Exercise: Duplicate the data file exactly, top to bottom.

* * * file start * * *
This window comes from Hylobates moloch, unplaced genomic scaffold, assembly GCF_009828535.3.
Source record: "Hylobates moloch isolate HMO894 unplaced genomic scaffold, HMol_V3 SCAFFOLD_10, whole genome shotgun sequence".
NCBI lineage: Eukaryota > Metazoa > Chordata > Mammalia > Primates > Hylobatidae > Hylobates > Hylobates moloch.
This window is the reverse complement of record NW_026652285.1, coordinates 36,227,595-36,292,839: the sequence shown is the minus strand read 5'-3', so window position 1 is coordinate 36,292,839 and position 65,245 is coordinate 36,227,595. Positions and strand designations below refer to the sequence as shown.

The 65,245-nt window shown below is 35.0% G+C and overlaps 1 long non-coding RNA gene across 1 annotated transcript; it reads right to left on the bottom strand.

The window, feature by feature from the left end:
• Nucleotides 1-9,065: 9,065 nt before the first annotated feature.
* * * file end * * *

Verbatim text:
This window comes from Hylobates moloch, unplaced genomic scaffold, assembly GCF_009828535.3.
Source record: "Hylobates moloch isolate HMO894 unplaced genomic scaffold, HMol_V3 SCAFFOLD_10, whole genome shotgun sequence".
NCBI lineage: Eukaryota > Metazoa > Chordata > Mammalia > Primates > Hylobatidae > Hylobates > Hylobates moloch.
This window is the reverse complement of record NW_026652285.1, coordinates 36,227,595-36,292,839: the sequence shown is the minus strand read 5'-3', so window position 1 is coordinate 36,292,839 and position 65,245 is coordinate 36,227,595. Positions and strand designations below refer to the sequence as shown.

The 65,245-nt window shown below is 35.0% G+C and overlaps 1 long non-coding RNA gene across 1 annotated transcript; it reads right to left on the bottom strand.

The window, feature by feature from the left end:
• Nucleotides 1-9,065: 9,065 nt before the first annotated feature.